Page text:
Aaron Hernandez wrongful death suit to go forward, but is there money to award murder victim’s family?

The family of Odin Lloyd has vowed to move forward with the wrongful death suit against Aaron Hernandez despite the fact that his criminal murder conviction was vacated on a legal technicality on Tuesday.

According to the Boston Globe, the family’s attorney Douglas K. Sheff said on Tuesday that the civil wrongful death suit will not be deterred, and that a judge on the case had also made a preliminary finding that Hernandez is responsible for Lloyd’s 2013 death, before the former NFL star died himself.

The burden of proof in a wrongful death civil case, which targets the defendant’s estate, is much lower than that of a criminal proceeding. It is possible to win a civil case even if the defendant was found not guilty in criminal court, as O.J. Simpson was for the murders of Nicole Brown Simpson and Ronald Goldman. The victim’s family later won a $33.5 million judgement in civil court.

“I believe we’re on very solid ground on the civil case, regardless of what happens in the criminal matter,” Sheff told the Boston Globe.

But even if Odin Lloyd’s family wins a civil judgement, it’s unclear what will be awarded to them.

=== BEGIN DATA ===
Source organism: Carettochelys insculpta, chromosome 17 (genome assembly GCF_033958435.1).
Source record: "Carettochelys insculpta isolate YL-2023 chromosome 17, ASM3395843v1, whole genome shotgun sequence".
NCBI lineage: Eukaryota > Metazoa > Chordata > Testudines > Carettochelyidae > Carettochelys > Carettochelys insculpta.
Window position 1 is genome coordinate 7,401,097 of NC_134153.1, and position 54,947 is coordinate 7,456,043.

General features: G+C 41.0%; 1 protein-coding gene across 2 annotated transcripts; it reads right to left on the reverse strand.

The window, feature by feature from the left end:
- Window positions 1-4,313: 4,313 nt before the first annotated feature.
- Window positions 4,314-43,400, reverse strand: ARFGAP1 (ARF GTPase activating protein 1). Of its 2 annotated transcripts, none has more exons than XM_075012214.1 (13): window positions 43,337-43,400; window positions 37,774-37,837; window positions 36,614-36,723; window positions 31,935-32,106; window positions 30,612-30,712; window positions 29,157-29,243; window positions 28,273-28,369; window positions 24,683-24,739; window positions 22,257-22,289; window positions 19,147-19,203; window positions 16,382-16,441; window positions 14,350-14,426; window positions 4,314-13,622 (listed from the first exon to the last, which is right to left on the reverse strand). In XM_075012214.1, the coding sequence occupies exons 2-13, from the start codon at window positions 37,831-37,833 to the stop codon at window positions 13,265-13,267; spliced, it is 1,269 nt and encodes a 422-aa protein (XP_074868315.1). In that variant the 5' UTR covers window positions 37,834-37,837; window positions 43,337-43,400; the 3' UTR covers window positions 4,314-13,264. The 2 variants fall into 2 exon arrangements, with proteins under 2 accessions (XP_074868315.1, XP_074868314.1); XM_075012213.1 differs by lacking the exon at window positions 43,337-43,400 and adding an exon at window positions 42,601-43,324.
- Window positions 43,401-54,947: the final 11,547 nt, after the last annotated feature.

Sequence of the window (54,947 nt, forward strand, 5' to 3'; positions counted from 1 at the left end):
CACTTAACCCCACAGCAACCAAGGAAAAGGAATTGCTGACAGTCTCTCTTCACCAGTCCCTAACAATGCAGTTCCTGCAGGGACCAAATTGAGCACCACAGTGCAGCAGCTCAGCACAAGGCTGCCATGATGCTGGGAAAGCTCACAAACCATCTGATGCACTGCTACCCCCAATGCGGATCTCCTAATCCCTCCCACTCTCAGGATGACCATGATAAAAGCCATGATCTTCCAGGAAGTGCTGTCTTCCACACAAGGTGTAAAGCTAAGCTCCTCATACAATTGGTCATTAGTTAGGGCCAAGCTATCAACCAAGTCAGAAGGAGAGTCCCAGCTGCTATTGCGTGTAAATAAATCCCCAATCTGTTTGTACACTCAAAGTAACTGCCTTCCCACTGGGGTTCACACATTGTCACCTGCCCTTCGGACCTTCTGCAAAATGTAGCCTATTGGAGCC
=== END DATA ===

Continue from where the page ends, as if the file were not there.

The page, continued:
As Crime Online previously reported, Hernandez’s estate was found to be essentially worthless at the time of his death. He did own a $1.3 million dollar home in North Attleboro, Massachusetts, that has been on the market, but the civil suit against Hernandez includes money from the sale as part of the late NFL star’s estate.

As to the question of whether the New England Patriots, which released the player after his arrest for Lloyd’s murder, will owe money to Hernandez’s estate, the Boston Globe reports that this is improbable. Hernandez was likely in violation of his contract whether or not he was found guilty of Lloyd’s murder, and he made a settlement against the team in 2014 that appears to have been decided in favor of the Patriots. Sources who spoke to the Boston Globe believed that the settlement conclusion would have prevented any further claims.



Photo: Associated Press